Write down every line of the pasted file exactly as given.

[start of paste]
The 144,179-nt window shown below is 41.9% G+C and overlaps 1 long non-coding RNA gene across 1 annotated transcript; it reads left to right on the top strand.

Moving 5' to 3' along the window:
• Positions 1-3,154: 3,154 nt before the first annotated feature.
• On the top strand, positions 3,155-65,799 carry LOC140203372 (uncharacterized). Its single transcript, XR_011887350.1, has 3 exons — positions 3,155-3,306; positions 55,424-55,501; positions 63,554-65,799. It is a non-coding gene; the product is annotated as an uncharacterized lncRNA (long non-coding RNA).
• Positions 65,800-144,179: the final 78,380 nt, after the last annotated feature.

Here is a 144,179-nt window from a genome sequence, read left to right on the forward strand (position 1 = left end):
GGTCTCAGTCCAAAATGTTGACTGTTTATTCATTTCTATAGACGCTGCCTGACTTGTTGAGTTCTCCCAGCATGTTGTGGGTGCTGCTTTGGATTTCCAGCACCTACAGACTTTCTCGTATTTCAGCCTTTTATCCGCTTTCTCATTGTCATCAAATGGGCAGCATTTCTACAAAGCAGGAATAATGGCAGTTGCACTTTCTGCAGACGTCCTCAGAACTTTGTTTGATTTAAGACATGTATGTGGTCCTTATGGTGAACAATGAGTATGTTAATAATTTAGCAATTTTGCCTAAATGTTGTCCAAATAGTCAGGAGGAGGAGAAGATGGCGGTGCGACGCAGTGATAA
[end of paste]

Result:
The 144,179-nt window shown below is 41.9% G+C and overlaps 1 long non-coding RNA gene across 1 annotated transcript; it reads left to right on the top strand.

Moving 5' to 3' along the window:
• Positions 1-3,154: 3,154 nt before the first annotated feature.
• On the top strand, positions 3,155-65,799 carry LOC140203372 (uncharacterized). Its single transcript, XR_011887350.1, has 3 exons — positions 3,155-3,306; positions 55,424-55,501; positions 63,554-65,799. It is a non-coding gene; the product is annotated as an uncharacterized lncRNA (long non-coding RNA).
• Positions 65,800-144,179: the final 78,380 nt, after the last annotated feature.

Here is a 144,179-nt window from a genome sequence, read left to right on the forward strand (position 1 = left end):
GGTCTCAGTCCAAAATGTTGACTGTTTATTCATTTCTATAGACGCTGCCTGACTTGTTGAGTTCTCCCAGCATGTTGTGGGTGCTGCTTTGGATTTCCAGCACCTACAGACTTTCTCGTATTTCAGCCTTTTATCCGCTTTCTCATTGTCATCAAATGGGCAGCATTTCTACAAAGCAGGAATAATGGCAGTTGCACTTTCTGCAGACGTCCTCAGAACTTTGTTTGATTTAAGACATGTATGTGGTCCTTATGGTGAACAATGAGTATGTTAATAATTTAGCAATTTTGCCTAAATGTTGTCCAAATAGTCAGGAGGAGGAGAAGATGGCGGTGCGACGCAGTGATAA